Last edited: Feb 23, 2010
  2. chefguy

    chefguy

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    I peel the onion...
     
  3. greg

    greg

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    Celery leaves and carrot peels can also make a stock bitter. Are you using those?
     
    Last edited: Feb 23, 2010
  4. charron

    charron

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    I am, but I always have.  I've never had a problem with bitterness up until recently.  Even so, the lastest stock  - the third of the trio of bitters - was just peeled carrots, peeled onions, and trimmed celery.  No peelings, no leaves.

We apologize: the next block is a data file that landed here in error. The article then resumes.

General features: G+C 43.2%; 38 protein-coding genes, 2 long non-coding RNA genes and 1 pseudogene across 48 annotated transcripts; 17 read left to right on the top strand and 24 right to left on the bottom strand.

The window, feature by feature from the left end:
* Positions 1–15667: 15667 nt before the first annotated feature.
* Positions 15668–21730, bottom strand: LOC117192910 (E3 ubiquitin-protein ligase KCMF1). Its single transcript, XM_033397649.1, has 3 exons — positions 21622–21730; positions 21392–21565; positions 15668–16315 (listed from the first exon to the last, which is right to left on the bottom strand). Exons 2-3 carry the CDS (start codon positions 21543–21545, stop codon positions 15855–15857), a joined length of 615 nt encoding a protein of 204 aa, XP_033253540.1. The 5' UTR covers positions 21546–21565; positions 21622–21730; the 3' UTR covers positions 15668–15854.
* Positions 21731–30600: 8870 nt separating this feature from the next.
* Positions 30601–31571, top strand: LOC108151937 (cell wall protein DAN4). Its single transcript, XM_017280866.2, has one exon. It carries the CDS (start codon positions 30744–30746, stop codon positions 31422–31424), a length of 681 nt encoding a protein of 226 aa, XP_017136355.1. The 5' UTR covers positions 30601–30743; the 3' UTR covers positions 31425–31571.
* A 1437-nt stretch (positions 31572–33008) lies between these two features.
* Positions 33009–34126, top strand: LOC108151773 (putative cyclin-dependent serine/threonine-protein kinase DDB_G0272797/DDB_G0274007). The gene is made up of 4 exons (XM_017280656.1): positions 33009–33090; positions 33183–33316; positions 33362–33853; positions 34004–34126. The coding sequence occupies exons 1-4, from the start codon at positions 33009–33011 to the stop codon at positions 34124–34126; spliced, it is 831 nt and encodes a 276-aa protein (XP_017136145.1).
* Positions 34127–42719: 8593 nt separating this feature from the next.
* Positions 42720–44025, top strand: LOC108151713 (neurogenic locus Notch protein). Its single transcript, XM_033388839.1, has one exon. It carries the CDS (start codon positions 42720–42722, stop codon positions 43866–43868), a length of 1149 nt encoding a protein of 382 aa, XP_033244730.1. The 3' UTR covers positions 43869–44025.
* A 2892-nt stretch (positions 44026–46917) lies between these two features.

My suspicion regarding the vegetables is growing.  They are larger than average, sold in large packaging... and I'm not sure they haven't been treated with some manner of chemical.  Is that done?  Is my bitter stock making me paranoid? 

    I'm eagerly awaiting the day the farmer's markets open back up, and even moreso the day I can get planting in my own garden./img/vbsmilies/smilies/bounce.gif   At the same time I'm wondering if I'm doing something to cause the nasty taste.  I don't want to ruin good veg when I get it.


    Changes = no boiling, just simmering.  New kitchen, new stove.  Same pots.  Mostly same ingredients, except more often just mire poix.  New source for veg (wholesaler).  A few new grey hairs.
     
  5. petalsandcoco

    petalsandcoco

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    Charron,